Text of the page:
Bacterial adhesion pili are heterologous assemblies of similar subunits.

Abstract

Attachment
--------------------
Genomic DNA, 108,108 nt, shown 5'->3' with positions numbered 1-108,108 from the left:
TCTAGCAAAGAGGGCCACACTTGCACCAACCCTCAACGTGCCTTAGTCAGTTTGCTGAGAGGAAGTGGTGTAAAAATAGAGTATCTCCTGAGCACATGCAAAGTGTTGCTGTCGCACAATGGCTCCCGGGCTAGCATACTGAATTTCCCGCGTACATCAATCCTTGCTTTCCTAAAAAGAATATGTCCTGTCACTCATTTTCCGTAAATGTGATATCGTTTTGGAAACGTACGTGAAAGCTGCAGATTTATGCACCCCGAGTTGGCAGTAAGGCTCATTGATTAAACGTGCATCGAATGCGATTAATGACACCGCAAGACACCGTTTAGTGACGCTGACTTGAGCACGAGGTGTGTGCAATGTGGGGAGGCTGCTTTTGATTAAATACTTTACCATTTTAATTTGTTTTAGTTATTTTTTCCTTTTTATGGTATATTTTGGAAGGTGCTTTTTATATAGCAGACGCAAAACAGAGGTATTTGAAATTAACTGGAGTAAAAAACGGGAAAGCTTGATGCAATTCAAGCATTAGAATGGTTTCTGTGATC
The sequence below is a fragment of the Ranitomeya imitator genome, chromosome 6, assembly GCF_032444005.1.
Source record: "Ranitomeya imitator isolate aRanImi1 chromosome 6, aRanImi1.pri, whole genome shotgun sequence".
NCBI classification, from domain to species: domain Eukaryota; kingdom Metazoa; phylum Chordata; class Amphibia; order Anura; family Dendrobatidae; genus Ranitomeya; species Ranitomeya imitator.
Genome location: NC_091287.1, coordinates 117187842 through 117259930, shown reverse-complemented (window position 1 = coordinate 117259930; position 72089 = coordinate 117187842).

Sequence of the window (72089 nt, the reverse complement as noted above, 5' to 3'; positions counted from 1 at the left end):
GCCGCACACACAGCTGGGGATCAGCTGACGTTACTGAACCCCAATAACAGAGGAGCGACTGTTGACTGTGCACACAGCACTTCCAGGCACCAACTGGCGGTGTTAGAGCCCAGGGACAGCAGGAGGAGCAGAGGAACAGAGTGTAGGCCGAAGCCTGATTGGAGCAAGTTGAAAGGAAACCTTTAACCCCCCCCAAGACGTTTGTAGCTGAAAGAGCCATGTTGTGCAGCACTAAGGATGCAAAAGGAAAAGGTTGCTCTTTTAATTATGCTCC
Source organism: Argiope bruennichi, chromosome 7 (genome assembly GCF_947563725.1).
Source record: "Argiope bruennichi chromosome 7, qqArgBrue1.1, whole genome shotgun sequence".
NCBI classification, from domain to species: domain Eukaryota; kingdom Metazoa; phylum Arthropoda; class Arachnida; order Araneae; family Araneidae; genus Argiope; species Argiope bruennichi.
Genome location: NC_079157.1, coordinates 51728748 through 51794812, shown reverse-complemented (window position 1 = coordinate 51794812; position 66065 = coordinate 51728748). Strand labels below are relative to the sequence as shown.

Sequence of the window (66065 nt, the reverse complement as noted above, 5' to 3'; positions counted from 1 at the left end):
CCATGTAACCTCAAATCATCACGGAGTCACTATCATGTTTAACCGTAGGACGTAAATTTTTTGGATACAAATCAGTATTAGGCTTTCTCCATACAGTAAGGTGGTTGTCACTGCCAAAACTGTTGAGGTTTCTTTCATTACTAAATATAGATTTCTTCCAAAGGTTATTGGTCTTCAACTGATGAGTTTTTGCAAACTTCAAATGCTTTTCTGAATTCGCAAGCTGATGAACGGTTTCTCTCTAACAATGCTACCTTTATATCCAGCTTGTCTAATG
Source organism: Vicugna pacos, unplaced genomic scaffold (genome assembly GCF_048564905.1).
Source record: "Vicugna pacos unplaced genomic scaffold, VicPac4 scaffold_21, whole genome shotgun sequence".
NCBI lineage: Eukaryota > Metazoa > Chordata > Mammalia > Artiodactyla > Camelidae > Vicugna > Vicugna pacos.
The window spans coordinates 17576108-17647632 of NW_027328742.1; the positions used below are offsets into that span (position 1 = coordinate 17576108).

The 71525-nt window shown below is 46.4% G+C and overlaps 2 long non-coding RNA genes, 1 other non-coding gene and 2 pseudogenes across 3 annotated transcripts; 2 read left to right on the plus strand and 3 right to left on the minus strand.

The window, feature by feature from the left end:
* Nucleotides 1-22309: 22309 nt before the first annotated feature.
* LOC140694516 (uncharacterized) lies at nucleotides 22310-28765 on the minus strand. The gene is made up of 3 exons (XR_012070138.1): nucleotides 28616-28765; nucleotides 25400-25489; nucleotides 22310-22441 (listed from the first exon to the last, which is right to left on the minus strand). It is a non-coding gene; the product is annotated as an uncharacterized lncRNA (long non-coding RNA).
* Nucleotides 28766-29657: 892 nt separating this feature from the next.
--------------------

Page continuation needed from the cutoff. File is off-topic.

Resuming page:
P-pili on uropathogenic bacteria are 68-A-diameter rods typically 1 microm in length. These structures project from the outer membrane of Escherichia coli, and contain on their distal tip a thin fibrillum, 25 A in diameter and 150 A long, displaying an adhesin protein responsible for the binding of the bacterium to the surface of epithelial cells lining the urinary tract. Operationally, it is possible to identify three morphologically distinct states of the 68-A-diameter P-pili rods, based on the degree of curvature each can adopt. These states are designated "straight," "curved," and "highly curved." The rods can also be unwound to form thin "threads" that are very similar to the tip fibrillae. Electron microscope data are used to distinguish among these four morphological states and to define limits on the shapes of the pilus proteins. The mechanical properties of the PapA polymers are assessed, and implications of rod polymorphism for pilus function are discussed. A wide variety of data are considered in light of the possibility that all pilins are similar in molecular architecture, with specific differences designed to optimize their specialized functions in the pilus assembly.

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